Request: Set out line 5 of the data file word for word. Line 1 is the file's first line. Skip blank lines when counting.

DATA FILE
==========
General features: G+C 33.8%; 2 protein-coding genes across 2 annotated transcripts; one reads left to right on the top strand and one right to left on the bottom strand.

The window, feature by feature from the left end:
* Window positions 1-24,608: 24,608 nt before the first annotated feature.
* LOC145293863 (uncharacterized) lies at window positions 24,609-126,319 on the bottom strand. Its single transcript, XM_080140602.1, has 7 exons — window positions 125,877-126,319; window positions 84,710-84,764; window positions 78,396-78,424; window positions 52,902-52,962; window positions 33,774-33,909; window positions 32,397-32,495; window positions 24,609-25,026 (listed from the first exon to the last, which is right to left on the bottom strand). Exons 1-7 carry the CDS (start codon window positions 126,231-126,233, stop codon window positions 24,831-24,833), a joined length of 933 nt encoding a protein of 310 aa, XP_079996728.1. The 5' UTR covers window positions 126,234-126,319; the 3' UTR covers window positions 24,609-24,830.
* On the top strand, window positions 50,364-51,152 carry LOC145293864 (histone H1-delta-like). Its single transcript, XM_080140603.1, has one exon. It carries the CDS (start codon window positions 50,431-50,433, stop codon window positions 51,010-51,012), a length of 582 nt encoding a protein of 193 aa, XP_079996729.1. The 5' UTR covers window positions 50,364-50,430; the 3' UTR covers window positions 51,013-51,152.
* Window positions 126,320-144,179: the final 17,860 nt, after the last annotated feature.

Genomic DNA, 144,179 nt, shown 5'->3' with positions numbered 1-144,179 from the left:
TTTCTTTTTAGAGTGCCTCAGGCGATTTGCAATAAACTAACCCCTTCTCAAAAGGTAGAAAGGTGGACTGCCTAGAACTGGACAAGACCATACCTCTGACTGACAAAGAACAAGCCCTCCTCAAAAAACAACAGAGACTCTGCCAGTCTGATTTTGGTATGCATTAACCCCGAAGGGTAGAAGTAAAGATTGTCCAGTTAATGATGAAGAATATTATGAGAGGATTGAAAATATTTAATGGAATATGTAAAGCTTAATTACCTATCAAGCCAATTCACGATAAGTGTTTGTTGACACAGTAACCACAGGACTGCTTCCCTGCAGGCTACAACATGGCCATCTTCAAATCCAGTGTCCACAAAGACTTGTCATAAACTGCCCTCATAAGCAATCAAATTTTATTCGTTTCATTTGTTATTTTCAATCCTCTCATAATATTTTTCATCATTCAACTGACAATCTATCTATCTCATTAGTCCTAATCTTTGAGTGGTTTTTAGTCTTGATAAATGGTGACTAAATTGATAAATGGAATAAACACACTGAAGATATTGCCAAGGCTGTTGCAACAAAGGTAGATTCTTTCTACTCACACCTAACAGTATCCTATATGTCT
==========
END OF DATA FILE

* On the top strand, window positions 50,364-51,152 carry LOC145293864 (histone H1-delta-like). Its single transcript, XM_080140603.1, has one exon. It carries the CDS (start codon window positions 50,431-50,433, stop codon window positions 51,010-51,012), a length of 582 nt encoding a protein of 193 aa, XP_079996729.1. The 5' UTR covers window positions 50,364-50,430; the 3' UTR covers window positions 51,013-51,152.